Human studies of Moderna Inc.’s experimental coronavirus vaccine are set to begin this month, positioning it to be first among a host of shots that companies are developing to fight the contagion. The Moderna product is moving very rapidly and will enter human trials “within a couple of weeks,” said Richard Hatchett, CEO of the Coalition for Epidemic Preparedness Innovations, a group overseeing development of shots against deadly infections. The estimated start of a trial of Moderna’s vaccine is March 19, according to a U.S. government website.
Moderna Inc. (Wikipedia)
Moderna, Inc. is a Cambridge, Massachusetts-based biotechnology company that is focused on drug discovery and drug development based on messenger RNA (mRNA). The company creates synthetic mRNA that can be injected into patients to help them create their own therapies. In October 2013, the Defense Advanced Research Projects Agency (DARPA) awarded Moderna a grant worth up to $24.6 million to research and develop its mRNA drug technology to fight infectious diseases and biological weapons.
Antibodies are proteins that the immune system creates to remove viruses and other foreign objects from the body. Vaccines work by stimulating the body’s own immune system to produce antibodies against an invading virus. Currently, there is no vaccine that can be used against the virus that causes Covid-19, although drug companies like Johnson & Johnson and Cambridge-based Moderna are working on developing them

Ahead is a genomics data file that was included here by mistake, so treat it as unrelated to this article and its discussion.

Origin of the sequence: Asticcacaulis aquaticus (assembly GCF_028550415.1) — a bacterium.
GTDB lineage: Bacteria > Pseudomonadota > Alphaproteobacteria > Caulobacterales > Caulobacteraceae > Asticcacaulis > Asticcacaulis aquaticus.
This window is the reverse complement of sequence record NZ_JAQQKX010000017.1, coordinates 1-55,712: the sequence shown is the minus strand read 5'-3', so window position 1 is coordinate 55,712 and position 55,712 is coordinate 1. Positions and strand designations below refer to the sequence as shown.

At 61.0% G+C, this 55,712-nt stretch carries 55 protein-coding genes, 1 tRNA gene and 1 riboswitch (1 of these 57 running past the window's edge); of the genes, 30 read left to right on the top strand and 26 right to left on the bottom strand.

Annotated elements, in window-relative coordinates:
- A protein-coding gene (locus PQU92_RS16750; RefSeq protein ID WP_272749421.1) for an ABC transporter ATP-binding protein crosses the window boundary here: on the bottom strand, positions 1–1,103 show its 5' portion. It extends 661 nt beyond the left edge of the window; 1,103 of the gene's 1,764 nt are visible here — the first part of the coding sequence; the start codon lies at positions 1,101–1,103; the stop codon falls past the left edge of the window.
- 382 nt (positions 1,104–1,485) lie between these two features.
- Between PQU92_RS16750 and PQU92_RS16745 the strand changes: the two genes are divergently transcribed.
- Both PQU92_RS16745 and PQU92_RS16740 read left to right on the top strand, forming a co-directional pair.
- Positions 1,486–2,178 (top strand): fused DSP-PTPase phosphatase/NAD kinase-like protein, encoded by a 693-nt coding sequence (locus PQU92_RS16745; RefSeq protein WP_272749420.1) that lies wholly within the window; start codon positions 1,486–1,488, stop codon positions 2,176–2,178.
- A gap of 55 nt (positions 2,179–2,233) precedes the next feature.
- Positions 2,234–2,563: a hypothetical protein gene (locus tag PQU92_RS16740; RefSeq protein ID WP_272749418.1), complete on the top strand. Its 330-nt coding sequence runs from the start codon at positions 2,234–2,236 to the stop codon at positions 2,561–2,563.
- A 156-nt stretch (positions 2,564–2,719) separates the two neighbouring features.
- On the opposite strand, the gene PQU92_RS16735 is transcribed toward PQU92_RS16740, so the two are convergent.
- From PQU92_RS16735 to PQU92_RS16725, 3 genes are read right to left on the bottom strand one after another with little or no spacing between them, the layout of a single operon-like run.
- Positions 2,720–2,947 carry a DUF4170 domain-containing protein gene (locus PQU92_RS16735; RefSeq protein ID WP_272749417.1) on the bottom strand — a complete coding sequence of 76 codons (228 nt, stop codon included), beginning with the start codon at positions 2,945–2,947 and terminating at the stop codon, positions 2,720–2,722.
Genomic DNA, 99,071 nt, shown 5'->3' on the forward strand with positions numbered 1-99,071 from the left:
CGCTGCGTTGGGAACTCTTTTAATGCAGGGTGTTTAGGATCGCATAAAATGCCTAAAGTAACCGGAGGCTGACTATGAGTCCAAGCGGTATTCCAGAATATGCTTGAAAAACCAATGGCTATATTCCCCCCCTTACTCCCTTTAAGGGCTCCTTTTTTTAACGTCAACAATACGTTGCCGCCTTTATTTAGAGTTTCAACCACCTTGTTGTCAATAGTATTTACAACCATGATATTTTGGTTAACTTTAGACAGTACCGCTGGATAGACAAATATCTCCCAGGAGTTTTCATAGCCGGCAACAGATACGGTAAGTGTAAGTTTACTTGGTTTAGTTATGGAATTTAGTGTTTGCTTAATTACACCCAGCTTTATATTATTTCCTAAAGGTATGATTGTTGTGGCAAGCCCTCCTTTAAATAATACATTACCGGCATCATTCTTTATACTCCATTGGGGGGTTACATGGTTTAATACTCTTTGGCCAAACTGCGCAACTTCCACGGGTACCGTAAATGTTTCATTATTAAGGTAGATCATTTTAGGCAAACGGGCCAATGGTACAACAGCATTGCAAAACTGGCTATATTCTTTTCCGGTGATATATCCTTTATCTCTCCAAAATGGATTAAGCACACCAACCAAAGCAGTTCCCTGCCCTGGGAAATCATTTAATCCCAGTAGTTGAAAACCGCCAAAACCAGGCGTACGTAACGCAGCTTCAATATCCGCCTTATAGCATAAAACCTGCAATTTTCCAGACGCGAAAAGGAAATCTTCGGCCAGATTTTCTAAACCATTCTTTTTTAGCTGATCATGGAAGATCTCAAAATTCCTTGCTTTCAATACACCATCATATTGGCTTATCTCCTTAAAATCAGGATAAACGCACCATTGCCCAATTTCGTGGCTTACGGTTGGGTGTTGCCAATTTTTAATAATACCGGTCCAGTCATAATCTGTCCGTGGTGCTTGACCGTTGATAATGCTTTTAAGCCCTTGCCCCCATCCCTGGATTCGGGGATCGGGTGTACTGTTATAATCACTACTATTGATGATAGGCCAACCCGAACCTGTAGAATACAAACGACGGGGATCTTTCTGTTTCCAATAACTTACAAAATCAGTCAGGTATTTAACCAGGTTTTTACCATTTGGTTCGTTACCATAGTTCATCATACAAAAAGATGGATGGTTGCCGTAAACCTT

When DARPA launched its Pandemic Preparedness Platform (P3) program two years ago, the pandemic was theoretical. It seemed like a prudent idea to develop a quick response to emerging infectious diseases. Researchers working under the program sought ways to confer instant (but short-term) protection from a dangerous virus or bacteria. Today, as the novel coronavirus causes a skyrocketing number of COVID-19 cases around the world, the researchers are racing to apply their experimental techniques to a true pandemic playing out in real time.
Institutional investors purchased a net $16.2 million shares of MRNA during the quarter ended June 2019. This may signal that the smart money is gaining interest in this company as the 37.48% of shares outstanding that institutional investors hold is actually below the Biotechnology industry average.
Stéphane Bancel has served as Moderna's Chief Executive Officer since October 2011 and as a member of Moderna’s board of directors since March 2011. Before joining the Company, Mr. Bancel served for five years as Chief Executive Officer of the French diagnostics company bioMérieux SA.